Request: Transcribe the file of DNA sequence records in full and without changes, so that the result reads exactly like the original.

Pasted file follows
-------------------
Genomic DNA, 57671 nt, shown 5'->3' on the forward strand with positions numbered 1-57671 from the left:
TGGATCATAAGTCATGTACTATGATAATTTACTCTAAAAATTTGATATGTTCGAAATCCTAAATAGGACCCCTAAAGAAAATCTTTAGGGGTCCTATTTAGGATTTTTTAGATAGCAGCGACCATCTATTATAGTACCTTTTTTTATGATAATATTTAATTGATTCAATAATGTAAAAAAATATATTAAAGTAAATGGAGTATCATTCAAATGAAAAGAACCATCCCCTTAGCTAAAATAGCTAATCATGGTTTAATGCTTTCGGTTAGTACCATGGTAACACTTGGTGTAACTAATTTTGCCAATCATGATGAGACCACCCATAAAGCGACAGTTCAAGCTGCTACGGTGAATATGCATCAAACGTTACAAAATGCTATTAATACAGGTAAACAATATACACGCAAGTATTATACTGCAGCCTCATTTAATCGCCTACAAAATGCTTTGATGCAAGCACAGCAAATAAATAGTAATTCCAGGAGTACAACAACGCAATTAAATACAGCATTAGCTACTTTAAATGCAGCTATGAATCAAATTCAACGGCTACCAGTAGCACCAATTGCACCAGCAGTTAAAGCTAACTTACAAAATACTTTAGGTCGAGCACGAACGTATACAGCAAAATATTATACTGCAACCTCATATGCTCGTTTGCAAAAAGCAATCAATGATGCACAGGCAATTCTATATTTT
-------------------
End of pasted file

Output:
Genomic DNA, 57671 nt, shown 5'->3' on the forward strand with positions numbered 1-57671 from the left:
TGGATCATAAGTCATGTACTATGATAATTTACTCTAAAAATTTGATATGTTCGAAATCCTAAATAGGACCCCTAAAGAAAATCTTTAGGGGTCCTATTTAGGATTTTTTAGATAGCAGCGACCATCTATTATAGTACCTTTTTTTATGATAATATTTAATTGATTCAATAATGTAAAAAAATATATTAAAGTAAATGGAGTATCATTCAAATGAAAAGAACCATCCCCTTAGCTAAAATAGCTAATCATGGTTTAATGCTTTCGGTTAGTACCATGGTAACACTTGGTGTAACTAATTTTGCCAATCATGATGAGACCACCCATAAAGCGACAGTTCAAGCTGCTACGGTGAATATGCATCAAACGTTACAAAATGCTATTAATACAGGTAAACAATATACACGCAAGTATTATACTGCAGCCTCATTTAATCGCCTACAAAATGCTTTGATGCAAGCACAGCAAATAAATAGTAATTCCAGGAGTACAACAACGCAATTAAATACAGCATTAGCTACTTTAAATGCAGCTATGAATCAAATTCAACGGCTACCAGTAGCACCAATTGCACCAGCAGTTAAAGCTAACTTACAAAATACTTTAGGTCGAGCACGAACGTATACAGCAAAATATTATACTGCAACCTCATATGCTCGTTTGCAAAAAGCAATCAATGATGCACAGGCAATTCTATATTTT